Things You Need to Know About the Pill
You may be surprised to know the percentage of American women who use birth control — only 62 percent. But you’re probably not surprised by the most popular form of that birth control — the pill. Over 10.5 million U.S. women are on the pill.
But that doesn’t mean they know much about it. Since we’re all about knowledge at the Women’s Health Medical Group, here are some things you probably don’t know about that little white pill you take (hopefully) every day.
Different birth control pill brands for different women
Every brand of birth control pill is equally effective at preventing pregnancy, but they differ in their make-up and how each is suited for different women. You may have to do a little trial and error, but it’s important for you to help us figure out which brand works best for you. At the Women’s Health Medical Group, we’ll often prescribe the pill that seems to suit your situation the best, but the final say needs to be from you. There are combination pills, which contain both estrogen and progestin. There are progestin-only pills for women who can’t take estrogen. There are different strengths within brands. If you think you’re experiencing side effects from the pill you’re on, we need to know about it.
The pill probably isn’t making you put on weight
In its early days, the available pill offerings had higher doses of hormones that caused many women to gain weight. Most modern pills use lower doses, and numerous studies have found no link between combination (estrogen/progestin) pills and weight gain.
Sometimes other pills don’t play well with your “pill”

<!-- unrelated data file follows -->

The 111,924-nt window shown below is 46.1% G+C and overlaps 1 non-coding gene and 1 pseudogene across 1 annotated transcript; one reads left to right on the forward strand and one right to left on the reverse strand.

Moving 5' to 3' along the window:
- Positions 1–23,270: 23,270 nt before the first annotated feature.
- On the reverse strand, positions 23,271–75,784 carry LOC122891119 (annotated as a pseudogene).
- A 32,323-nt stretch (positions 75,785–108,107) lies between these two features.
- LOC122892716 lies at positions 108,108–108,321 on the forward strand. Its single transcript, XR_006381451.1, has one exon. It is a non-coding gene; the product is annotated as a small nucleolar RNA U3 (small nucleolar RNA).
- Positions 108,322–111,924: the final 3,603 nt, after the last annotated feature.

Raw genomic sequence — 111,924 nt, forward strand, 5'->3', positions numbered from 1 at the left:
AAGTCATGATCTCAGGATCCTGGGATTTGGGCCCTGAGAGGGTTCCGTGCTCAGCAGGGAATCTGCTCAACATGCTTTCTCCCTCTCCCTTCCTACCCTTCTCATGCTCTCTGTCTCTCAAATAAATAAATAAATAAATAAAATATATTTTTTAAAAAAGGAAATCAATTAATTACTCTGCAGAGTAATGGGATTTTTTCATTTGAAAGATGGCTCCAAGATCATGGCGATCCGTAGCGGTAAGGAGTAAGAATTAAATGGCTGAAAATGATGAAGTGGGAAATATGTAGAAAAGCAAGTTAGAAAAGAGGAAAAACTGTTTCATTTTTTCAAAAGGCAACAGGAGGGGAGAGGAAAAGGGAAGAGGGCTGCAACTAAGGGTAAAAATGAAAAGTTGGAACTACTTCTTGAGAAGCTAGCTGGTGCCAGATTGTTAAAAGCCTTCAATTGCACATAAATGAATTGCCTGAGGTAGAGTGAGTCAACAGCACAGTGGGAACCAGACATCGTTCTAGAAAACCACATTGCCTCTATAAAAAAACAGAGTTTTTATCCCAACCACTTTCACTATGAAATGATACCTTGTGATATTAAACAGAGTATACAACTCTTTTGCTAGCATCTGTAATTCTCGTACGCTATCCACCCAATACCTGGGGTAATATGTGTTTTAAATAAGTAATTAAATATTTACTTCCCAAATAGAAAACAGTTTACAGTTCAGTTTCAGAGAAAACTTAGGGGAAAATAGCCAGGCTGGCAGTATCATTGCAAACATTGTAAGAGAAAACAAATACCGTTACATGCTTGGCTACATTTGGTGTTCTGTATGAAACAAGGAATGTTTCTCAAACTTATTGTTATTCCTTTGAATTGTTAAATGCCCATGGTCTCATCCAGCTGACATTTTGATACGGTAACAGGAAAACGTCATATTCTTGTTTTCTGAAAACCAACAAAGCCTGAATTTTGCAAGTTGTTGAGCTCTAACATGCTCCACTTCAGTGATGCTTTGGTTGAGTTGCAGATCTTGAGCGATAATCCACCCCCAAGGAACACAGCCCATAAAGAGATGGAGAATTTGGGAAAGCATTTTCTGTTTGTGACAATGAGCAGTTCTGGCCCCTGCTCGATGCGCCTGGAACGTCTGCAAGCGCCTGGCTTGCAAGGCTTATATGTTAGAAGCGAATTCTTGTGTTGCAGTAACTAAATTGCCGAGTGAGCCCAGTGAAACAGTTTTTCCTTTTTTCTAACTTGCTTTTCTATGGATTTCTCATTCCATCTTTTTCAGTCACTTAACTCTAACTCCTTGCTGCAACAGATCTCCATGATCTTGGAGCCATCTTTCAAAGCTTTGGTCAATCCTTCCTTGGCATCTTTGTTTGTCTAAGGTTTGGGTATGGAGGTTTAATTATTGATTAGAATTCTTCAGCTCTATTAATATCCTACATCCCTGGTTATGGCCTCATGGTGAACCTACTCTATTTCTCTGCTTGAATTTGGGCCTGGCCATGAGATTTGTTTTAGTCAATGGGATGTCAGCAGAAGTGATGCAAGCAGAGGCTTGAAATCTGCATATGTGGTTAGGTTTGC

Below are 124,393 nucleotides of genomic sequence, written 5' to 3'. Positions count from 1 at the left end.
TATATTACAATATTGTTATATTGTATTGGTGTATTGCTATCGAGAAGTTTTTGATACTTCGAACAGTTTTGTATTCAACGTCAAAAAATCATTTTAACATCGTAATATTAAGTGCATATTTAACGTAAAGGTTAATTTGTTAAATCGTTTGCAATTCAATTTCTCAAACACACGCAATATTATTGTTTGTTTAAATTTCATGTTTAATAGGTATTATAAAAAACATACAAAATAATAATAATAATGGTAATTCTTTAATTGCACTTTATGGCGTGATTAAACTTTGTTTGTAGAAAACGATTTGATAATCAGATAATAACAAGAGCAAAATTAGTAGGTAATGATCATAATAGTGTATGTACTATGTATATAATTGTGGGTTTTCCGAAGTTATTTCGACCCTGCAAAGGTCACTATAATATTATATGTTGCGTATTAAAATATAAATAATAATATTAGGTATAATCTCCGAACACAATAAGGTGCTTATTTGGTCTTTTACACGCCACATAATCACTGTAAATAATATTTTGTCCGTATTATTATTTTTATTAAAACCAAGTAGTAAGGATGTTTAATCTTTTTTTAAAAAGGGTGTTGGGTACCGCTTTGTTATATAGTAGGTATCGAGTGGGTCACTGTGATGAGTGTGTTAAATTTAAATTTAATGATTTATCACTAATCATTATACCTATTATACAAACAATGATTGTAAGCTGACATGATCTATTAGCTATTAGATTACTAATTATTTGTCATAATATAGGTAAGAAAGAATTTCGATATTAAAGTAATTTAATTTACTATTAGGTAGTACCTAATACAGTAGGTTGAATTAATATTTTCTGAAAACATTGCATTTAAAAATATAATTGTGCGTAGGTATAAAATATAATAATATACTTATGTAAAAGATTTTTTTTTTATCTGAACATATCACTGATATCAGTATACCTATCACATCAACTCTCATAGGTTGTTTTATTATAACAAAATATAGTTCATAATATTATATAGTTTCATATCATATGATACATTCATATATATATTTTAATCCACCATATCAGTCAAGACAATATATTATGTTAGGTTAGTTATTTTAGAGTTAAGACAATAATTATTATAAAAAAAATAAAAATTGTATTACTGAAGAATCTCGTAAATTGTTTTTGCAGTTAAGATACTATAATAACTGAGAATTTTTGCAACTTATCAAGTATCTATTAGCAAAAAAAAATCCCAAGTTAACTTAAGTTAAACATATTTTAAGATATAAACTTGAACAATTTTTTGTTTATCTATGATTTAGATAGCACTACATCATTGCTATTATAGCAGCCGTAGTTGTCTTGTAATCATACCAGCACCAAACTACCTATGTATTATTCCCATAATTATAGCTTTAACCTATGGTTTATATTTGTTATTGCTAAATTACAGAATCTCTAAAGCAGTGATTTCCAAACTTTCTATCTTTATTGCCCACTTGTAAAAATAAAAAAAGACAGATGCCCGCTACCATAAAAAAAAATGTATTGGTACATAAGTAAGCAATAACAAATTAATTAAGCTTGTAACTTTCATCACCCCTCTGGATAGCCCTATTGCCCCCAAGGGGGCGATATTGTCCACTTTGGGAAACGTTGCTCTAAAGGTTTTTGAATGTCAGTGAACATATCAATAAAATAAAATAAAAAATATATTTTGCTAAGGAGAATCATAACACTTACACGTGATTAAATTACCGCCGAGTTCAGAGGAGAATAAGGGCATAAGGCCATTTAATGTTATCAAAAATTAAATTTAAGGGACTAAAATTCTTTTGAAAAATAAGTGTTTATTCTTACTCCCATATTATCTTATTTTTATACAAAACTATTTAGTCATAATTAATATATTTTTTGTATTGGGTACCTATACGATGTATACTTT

When our doctors at Women’s Health Medical Group are setting you up with your birth control pill, we ask what other medications you’re on before we settle on your prescription. Some women think this is invasive, but there’s a reason for it: some drugs don’t mix well with your hormonal birth control. Some examples are certain antibiotics, anti-fungal medications, antidepressants, even some herbal supplements such as St. John’s wort. They can all diminish the efficacy of birth control pills that contain estrogen.
You can be on the pill for as long as you want
It used to be that some doctors told their patients on the pill to “take a break from the pill” now and then. But studies have not shown any benefits to this, and it increases your chances of an unwanted pregnancy. It was also thought that being on the pill a long time would impact your chances of getting pregnant. Also not true.
Once you go off, you can get pregnant right away
If you’re going to try and become pregnant, the thinking was that you had a higher possibility of a miscarriage if you became pregnant immediately after going off the pill. This has proven to be not true; the hormones in birth control pills don’t linger in your system. You don’t have to plan to wean yourself off or use other methods of birth control for a certain period of time before trying to get pregnant after being on the pill.
Be consistent or beware
Women who use contraception correctly and consistently account for just five percent of unwanted pregnancies. In contrast, 19 percent of women who use birth control inconsistently account for 43 percent of all unintended pregnancies. Here’s a stat: every year fewer than 1 in 100 women will become pregnant if they take the pill every day, but 9 in 100 will become pregnant if they don’t always take the pill every day. Be consistent and you won’t get pregnant.
If you have questions about pregnancy, the pill, or other birth control, we're all ears. Call the Women’s Health Medical Group at 817-346-5336.